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Experimental and Numerical Investigation of Temperature and Flow Distribution Inside a Glove Box Enclosure for a High-Accuracy Coordinate Measurement Machine

[+] Author Affiliations
Dusan Spernjak, Robert Morgan, John Bernardin, Stephen A. Ney

Los Alamos National Laboratory, Los Alamos, NM

Ricardo Mejia Alvarez

Michigan State University, East Lansing, MI

Paper No. HT2017-4990, pp. V001T02A008; 10 pages
  • ASME 2017 Heat Transfer Summer Conference
  • Volume 1: Aerospace Heat Transfer; Computational Heat Transfer; Education; Environmental Heat Transfer; Fire and Combustion Systems; Gas Turbine Heat Transfer; Heat Transfer in Electronic Equipment; Heat Transfer in Energy Systems
  • Bellevue, Washington, USA, July 9–12, 2017
  • Conference Sponsors: Heat Transfer Division
  • ISBN: 978-0-7918-5788-5
  • Copyright © 2017 by ASME


Experiments and simulations were performed to assess the performance of an HVAC system for the cooling of a Leitz Infinity coordinate measurement machine (CMM) enclosed within a glove box (GB). Manufacturer specifications require maintaining very uniform temperatures with spatial and temporal variations not to exceed 0.3 °C/hr, 0.4 °C/day, and 0.1°C/m. Data were collected at 0.17 Hz by 2 thermocouples located outside the glovebox, 10 static thermocouples located inside the glovebox, and up to 28 thermocouples attached to the moving granite table of the CMM. The latter thermocouples are arrayed in a grid in the volume of interest (VOI) which envelopes the motion of the CMM measuring head above the granite table. Data were collected for periods ranging from 1 to 5 days to observe the effects of temperature variations within the enclosing facility.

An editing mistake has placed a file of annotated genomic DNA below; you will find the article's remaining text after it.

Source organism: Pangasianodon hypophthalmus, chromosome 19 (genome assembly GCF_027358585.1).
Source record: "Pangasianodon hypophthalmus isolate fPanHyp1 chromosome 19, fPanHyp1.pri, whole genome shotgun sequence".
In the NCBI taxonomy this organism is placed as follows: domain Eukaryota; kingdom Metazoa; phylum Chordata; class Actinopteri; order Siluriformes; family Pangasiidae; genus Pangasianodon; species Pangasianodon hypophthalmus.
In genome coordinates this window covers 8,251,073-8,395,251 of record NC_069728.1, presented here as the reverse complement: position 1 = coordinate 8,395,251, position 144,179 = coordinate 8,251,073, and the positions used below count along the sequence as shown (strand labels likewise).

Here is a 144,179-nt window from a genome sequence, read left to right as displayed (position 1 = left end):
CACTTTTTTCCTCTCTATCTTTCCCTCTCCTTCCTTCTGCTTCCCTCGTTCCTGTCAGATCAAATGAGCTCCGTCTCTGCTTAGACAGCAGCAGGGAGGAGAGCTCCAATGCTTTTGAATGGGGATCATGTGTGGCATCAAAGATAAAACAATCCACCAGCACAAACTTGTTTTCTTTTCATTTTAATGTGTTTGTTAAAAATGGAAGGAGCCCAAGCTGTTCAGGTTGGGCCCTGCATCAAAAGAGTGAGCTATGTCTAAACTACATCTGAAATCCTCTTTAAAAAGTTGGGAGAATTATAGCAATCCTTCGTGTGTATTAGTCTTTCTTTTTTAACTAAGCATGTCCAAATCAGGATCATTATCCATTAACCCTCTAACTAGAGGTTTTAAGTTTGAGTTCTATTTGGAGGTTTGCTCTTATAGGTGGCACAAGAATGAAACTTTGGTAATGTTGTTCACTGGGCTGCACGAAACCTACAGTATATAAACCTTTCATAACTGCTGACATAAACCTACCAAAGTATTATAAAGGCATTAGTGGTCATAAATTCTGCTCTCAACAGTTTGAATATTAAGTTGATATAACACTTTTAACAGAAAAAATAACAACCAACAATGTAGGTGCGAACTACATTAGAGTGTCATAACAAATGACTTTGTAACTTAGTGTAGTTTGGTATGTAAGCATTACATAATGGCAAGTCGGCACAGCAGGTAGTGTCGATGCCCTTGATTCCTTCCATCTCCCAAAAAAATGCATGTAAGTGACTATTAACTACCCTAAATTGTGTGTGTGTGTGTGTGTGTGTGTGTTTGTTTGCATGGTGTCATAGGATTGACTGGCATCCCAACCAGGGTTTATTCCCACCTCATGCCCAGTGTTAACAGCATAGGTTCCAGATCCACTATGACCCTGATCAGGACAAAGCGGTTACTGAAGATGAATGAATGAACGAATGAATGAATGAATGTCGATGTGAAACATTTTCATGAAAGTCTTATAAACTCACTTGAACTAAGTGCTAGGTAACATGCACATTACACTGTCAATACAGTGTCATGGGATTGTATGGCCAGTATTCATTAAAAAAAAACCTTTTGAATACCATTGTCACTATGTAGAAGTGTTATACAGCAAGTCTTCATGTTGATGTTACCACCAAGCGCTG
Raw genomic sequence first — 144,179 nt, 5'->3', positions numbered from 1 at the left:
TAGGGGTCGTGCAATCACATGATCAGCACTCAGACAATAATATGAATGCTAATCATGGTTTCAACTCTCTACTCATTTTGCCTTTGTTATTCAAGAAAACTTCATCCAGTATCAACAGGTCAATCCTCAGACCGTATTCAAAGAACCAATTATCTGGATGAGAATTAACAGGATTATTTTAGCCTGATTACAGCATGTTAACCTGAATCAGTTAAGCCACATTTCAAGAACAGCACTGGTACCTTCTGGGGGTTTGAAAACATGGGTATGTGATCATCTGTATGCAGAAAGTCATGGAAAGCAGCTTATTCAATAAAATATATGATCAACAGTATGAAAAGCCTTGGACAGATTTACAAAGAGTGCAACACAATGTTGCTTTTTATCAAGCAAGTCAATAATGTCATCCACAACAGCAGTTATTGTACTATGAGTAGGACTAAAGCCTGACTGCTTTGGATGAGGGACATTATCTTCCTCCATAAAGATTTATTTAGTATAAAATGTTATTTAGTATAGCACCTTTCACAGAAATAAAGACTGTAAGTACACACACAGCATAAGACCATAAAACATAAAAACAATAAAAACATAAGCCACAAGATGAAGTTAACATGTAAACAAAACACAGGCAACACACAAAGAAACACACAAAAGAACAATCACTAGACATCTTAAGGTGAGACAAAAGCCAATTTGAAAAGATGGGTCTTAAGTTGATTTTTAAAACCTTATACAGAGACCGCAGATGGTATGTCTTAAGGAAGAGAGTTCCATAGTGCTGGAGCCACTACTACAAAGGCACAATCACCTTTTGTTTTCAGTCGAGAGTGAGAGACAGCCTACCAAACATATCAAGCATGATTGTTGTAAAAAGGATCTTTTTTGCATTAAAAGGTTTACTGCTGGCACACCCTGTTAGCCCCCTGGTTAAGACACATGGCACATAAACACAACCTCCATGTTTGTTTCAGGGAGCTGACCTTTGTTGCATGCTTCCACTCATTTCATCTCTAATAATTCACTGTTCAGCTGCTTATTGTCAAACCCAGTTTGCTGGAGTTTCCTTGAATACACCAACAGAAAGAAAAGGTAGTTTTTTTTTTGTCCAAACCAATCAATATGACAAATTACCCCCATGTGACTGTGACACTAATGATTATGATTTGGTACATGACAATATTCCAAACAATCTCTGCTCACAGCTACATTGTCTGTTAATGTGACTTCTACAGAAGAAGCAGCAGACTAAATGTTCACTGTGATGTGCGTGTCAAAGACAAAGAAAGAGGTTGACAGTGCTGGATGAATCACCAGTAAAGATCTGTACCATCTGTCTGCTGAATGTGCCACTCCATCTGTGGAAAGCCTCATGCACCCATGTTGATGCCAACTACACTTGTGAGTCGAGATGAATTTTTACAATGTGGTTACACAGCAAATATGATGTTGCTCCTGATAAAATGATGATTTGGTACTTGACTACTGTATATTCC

Simulations were then performed on the enclosed volume of the GB using ANSYS-CFX to better understand the heat loads, and test temperature variation mitigation strategies. These simulations consisted of 18 runs which varied heat input from the CMM motors, inflow gas temperature from the HVAC system into the GB, and non-uniform GB wall temperature boundary conditions. Heat loads from the motors were found to be insignificant influences on the temperature distribution, while fluid entrainment inside the diffuser was discovered to lead to an adverse temperature distribution, and insufficient cooling in the VOI. Velocity distributions were examined by using a TSI VelociCalc 8345 to verify the presence of stagnant regions in the GB. Finally, modifications to the diffuser design were proposed to eliminate entrainment, improve the flow distribution, and enhance temperature uniformity.

Copyright © 2017 by ASME



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